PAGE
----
In 1992 the Cape Mendocino earthquake surprised seismologists by generating a small tsunami that struck the Northern California coastline within minutes of the quake.  It was the first near-source tsunami to be detected South of the Oregon border.  This was a region thought to be invulnerable to near-source tsunamis.  Even though the tsunami was rather small, it indicated the potential for very large tsunamis to strike the coastline within minutes under certain conditions.  The Cape Mendocino event prompted a reevaluation of near-source tsunami hazards in California , one that has yielded surprising results. 

However, before the Cape Mendocino quake studies could be completed, another surprise—this one far larger and more troubling—occurred in the form of the disastrous Northridge earthquake in 1994.  The Northridge quake, which killed nearly 70 people, had its origins in a previously unidentified “hidden thrust fault”.  Scientists couldn’t find the ground fault rupture from Northridge, and began to surmise that the event occurred on a thrust fault deep beneath the surface.  This was eventually verified.  Including the Coalinga ( Central California ) earthquake in the early 1980’s, the state had suffered two damaging quakes on previously unidentified thrust faults.  It was clear that there was a new danger afoot:  If two deadly quakes occurred on hidden thrust faults within a decade, how many other hidden faults were out there? 

Armed with this question, scientists began a quest to quantify the threat posed by thrust faults (hidden and otherwise).  In the intervening years, a number of  previously unknown thrust faults have been identified in California .  Most disturbing, a number of them have been found beneath the waters of the Pacific, off the shores of Los Angeles, Ventura, and Santa Barbara Counties

It’s now recognized by scientists that these faults are capable of generating large tsunamis that can make landfall within minutes or even seconds.  In the case of Santa Barbara , where computer modeling has been completed by a team headed by Doctor Costas Synolakis of the University of Southern California ’s School of Engineering , localized tsunamis approaching 36 feet high are considered to be a possibility.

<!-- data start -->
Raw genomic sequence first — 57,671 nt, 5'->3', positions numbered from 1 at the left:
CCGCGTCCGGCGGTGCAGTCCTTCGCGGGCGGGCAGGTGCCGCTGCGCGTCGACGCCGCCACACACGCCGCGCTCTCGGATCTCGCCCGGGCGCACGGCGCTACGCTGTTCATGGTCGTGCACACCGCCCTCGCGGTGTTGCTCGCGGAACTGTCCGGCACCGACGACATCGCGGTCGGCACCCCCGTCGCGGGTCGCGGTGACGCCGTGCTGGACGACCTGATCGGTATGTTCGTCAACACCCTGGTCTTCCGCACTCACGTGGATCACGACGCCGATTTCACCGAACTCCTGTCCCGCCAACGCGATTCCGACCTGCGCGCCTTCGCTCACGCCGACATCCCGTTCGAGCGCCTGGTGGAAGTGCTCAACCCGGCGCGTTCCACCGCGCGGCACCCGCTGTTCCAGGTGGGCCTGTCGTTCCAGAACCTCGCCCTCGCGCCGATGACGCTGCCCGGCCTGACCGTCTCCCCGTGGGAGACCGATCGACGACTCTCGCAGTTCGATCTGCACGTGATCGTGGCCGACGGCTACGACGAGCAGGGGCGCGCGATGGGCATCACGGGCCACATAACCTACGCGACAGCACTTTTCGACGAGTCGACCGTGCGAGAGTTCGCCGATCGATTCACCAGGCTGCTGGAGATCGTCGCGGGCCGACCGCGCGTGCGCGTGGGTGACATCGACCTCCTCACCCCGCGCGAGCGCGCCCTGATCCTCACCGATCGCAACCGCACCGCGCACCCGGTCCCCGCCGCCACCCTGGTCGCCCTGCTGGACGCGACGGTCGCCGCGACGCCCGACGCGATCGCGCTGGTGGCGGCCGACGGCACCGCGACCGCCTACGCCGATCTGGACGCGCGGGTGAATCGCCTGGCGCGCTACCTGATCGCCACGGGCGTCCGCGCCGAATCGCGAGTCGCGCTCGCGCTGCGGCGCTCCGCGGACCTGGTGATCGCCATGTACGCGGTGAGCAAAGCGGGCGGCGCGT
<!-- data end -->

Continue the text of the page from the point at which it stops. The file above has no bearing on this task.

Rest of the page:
Researchers have also discovered evidence that large underwater landslides in deep offshore canyons pose a major tsunami risk even before earthquakes are factored in.  Evidence of past tsunamis from this cause have been found from Santa Barbara to Long Beach and Orange County .  The recent Santa Barbara studies (commissioned by the California Office of Emergency Services, or OES) found evidence of a very large crack in the offshore coastal shelf, which appears capable of separating to cause a huge underwater landslide, which in turn would generate large tsunamis that could strike the coastline within seconds or minutes.

As new evidence continues to be uncovered, it’s fast becoming clear that the previously-held assumptions were false.  As a result, yet another hazard is being added to the list of things for which fire/rescue agencies must be prepared:  Devastation of densely-populated coastal zones by large tsunamis striking with little or no warning, sometimes in the immediate aftermath of a catastrophic earthquake.

New Theories About Tsunami Threat

New theories hold that populated coastal areas of Los Angeles County and other parts of Southern California are at moderate to high risk from large tsunamis generated by local earthquakes, as well as from local underwater landslides.  According to the Doctor Synolakis’ team and other  researchers, the potential for heavy damage and loss of life from these events is significant.  Perhaps most disturbing are new findings that local offshore faults are capable of generating large tsunamis that can strike the coast of Los Angeles County within as little as a few minutes, leaving little time for warnings or evacuation. 

The OES/U.S.C. studies indicate that places like critical areas like Marina Del Rey, Malibu , Long Beach , and other densely populated coastal zones are at extreme risk for heavy damage and life loss in the event of tsunamis.  Professor Synolakis and his associates have determined that even moderate-sized tsunamis can propagate far into Marina Del Rey, up Ballona Creek, and up Malibu Creek  (via Malibu Lagoon and directly through parts of Malibu Colony).  They have uncovered evidence that these and other vulnerable coastal sites can suffer huge loss of life and damage to property.  The message for fire/rescue personnel is clear:   If tsunamis are preceded by earthquakes that cause fires, structural collapses, haz mat releases, and injuries along the coast, emergency responders will be exposed to significant hazards that they may not anticipate.